We Don't Do RFPs

RFPs are an ineffective way to source software. Fortunately, there's a better, easier way

Articles » We Don't Do RFPs

We recognize that some organizations rely on RFPs for evaluating software purchase options. But we have found that this approach does not serve the interests of software buyer or seller. Therefore, EchoSpan has decided to not participate in RFPs. The article below explains why.

RFPs Are Ineffective

While RFPs may be passable for sourcing commodities such as fuel, apples or nails, they aren't well-suited to sourcing complex business software and services.

The talent management industry includes dozens of 360-degree feedback solutions. Within that group, there are large subgroups of companies that vary by product age, customizability, price, multi-language capabilities, security features, etc.. However, even very detailed RFPs fail to capture each vendor's key differentiators. Instead, a myopic emphasis is placed on price and baseline capabilities, thereby preventing higher-quality participants from communicating their strongest qualities. Our best differentiators--usability, customizability, scalability and customer service--are not always made easily apparent in the typical RFP format.

Further, RFPs are not even necessary for gathering price information. Most credible companies will publish pricing online (ours is available here), so a RFP is really only needed for acquiring pricing information from vendors that hide it. It's a mystery to us why buyers would even consider a vendor that isn't open with something as simple and essential as the price of its products.

Finally, RFP responses are bad indicators as to whether or not a software tool will actually work in the production environment. During the sales process, vendor sales people are very good at highlighting portions of an application that "present well" while glossing over what is obtuse, out-of-date or costs extra. Over the years, we've won many accounts that resulted from failed RFP selections of competing vendors. Buyers have come to us seeking our help when the tool they selected originally "didn't work out."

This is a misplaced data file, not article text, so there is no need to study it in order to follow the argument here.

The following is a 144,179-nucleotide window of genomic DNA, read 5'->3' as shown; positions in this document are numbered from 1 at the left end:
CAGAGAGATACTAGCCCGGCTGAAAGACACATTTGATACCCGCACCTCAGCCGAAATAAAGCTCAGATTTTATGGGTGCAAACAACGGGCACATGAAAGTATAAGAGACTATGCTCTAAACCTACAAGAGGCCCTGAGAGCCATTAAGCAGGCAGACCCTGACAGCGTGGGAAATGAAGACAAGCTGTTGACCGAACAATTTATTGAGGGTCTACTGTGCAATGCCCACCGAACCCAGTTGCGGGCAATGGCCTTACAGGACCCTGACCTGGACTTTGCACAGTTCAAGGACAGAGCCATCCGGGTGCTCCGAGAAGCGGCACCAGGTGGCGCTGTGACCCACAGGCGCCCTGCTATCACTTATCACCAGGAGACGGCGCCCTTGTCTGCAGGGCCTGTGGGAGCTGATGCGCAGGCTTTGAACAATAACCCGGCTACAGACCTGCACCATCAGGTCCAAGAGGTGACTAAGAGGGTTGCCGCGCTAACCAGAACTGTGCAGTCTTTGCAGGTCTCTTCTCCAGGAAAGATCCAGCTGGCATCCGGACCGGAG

They Attract Bottom-Feeders

We're not the only company in our industry that avoids RFPs. Most of the higher-quality vendors in our space do, too, because there are faster, easier and more meaningful ways to earn new business. This, along with a RFPs drive to minimize costs, means that many respondents to RFPs are weak companies that have to compete on price. The buyer is left choosing from a group of vendors that are at the back of the pack.

They Aren't Real

In many cases, RFPs are sent out to participating vendors after a selection has already been made. From a respondent's perspective, it's next to impossible to discern if a RFP presents a legitimate business opportunity, or, exists only to gather alternate "bids" for the buyer to record. Additionally, some RFPs are issued solely to survey the market and provide intelligence to a "buyer" that intends to build their own system or negotiate more favorable pricing from an existing vendor.

We Don't Like to Waste Time

RFPs very rarely result in new business. So, we choose to spend our time serving our current customers and engaging prospects that involve us more closely in their decision processes. Add to this that RFP deadlines are usually unrealistic and that purchase decisions are usually delayed or abandoned, the chance of winning business from a RFP is miniscule. This is why RFPs have and always will be the lowest priority sales activity at EchoSpan.

There Is A Better Way

Based on our more than 14 years in this industry, we've found the best way to evaluate whether or not software will meet your company's needs is to run a pilot program. By selecting a handful of vendors that meet minimum capability requirements, a buyer can run a few pilot reviews and assess the viability of a tool more quickly and completely than reviewing lengthy RFP responses.

EchoSpan will happily provide access to our system at no cost for the purposes of a pilot project. Other high-quality vendors in our space will do the same. We'll even provide you introductory training on how to use the system and support you through your pilot.

So, if you have an interest in learning more about EchoSpan and how we can help you, contact us. We'll be happy to arrange a demonstration, answer your questions, set up a pilot program and write a proposal without any obligation.

Last updated: Monday, July 25, 2016